Classic Chapple

Lancashire v Derbyshire
Click to follow
The Independent Online
Glen Chapple does not need bottle-tops or excessive sweat to make an old ball do extraordinary things and his classic leg-break provided lucid evidence of the increasing threat posed to Derbyshire by spin.

Having been summarily dispatched for two fours in one over, the young fast bowler experimented to the centurion Chris Adams. It was as bemusing and devastating a delivery as Shane Warne's legendary first ball to Mike Gatting in the Old Trafford Test of 1993. It exploded off a good length to loop off the corner of the bat to Mike Watkinson at the gully.

Chapple's stock delivery had also reaped rewards. Watkinson, who had dropped a high flash from Colin Wells at second slip off Chapple, made amends with a stunning low one-handed effort from Philip DeFreitas.

Both batting errors were indicative of the attacking Derbyshire approach in the face of a niggardly accurate Lancashire attack. Wickets for seam bowlers were a bonus as the baking wicket showed signs of deterioration with the fourth day promising a trial against spin.

Dean Jones was the first Lancashire scalp, rocking back to a Watkinson delivery lacking the necessary width for the chosen cut shot and inducing an edge to the wicketkeeper, Warren Hegg. Adams proved more prudent, offering just one difficult chance, a fierce square drive off Steve Elworthy which was grounded by Watkinson at gully before the Derbyshire batsman completed his fourth century of the season.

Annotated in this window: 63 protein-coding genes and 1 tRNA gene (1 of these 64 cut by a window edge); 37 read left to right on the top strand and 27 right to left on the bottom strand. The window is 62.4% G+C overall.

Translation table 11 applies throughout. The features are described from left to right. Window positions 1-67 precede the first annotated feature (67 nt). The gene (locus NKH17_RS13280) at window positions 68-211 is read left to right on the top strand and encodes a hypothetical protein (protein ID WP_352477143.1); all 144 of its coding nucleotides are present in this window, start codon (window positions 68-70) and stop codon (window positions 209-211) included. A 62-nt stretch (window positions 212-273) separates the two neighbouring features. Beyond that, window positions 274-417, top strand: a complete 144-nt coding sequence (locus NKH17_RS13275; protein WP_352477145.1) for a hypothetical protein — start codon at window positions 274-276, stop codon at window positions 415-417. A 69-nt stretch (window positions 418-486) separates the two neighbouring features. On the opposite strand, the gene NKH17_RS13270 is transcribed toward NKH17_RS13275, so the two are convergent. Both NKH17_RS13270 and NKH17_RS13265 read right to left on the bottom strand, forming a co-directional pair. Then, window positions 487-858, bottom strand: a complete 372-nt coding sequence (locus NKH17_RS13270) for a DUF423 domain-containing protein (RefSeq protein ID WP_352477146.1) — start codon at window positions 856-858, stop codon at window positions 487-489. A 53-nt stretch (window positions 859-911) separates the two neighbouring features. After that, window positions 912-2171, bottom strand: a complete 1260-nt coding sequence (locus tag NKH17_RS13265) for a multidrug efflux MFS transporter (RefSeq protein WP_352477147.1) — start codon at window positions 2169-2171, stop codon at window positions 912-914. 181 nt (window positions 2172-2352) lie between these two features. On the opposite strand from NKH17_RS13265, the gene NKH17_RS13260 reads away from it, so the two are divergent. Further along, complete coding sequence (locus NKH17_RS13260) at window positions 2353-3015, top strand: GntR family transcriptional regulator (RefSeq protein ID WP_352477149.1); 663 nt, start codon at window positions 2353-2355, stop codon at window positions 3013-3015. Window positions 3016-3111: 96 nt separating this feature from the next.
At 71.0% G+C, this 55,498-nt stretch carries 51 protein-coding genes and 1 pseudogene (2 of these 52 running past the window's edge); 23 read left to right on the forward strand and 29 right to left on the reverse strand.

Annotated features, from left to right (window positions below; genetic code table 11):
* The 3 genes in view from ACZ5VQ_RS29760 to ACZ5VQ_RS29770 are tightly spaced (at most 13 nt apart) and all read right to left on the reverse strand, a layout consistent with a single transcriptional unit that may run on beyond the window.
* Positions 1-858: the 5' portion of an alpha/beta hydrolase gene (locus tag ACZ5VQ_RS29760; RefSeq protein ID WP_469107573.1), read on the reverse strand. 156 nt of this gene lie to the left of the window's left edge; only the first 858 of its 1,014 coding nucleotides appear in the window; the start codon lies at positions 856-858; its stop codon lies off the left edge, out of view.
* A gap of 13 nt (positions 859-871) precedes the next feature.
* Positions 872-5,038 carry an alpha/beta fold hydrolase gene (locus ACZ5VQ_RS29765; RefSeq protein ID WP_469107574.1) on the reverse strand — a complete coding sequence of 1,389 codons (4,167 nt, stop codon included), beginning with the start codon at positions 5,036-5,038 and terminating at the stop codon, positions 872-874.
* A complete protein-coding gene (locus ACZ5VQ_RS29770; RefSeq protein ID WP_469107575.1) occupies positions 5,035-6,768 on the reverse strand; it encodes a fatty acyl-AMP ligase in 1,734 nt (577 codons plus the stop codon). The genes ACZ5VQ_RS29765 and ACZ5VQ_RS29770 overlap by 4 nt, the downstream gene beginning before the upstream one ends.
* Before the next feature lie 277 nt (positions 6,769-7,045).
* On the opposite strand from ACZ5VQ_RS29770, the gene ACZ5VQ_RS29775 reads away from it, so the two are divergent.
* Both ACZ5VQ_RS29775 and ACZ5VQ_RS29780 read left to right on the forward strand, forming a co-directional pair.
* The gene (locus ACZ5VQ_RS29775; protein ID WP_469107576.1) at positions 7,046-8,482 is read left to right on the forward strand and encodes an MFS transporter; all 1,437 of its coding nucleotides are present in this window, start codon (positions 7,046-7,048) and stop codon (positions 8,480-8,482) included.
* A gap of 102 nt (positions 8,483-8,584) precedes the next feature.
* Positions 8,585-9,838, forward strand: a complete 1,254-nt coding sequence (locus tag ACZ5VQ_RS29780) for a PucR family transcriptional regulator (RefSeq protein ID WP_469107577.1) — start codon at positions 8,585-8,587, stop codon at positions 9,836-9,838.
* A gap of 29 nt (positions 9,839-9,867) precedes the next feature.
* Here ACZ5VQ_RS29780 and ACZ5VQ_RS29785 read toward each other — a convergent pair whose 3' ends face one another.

Elworthy, like Chapple and Peter Martin, was afforded the chance to bowl with fire in disciplined short bursts. The South African's second ball slipped through the defences of Tim O'Gorman and Colin Wells survived a torrid first four balls before opening his scoring with a swept six off Gary Keedy.

The shot was repeated successfully on one more occasion before proving fatal, O'Gorman top-edging Watkinson to Jason Gallian. Derbyshire, lacking the responsible anchor role that Gallian's record-breaking triple century had provided to set a follow-on target of 438, relied on a typical counter-attacking dart from Dominic Cork.

Lofting two straight sixes, he and Karl Krikken erected a thorny obstacle to the chance of Lancashire's first championship victory of the season at Old Trafford and a rare four-day feast for fans used to a fast-food diet of limited overs success.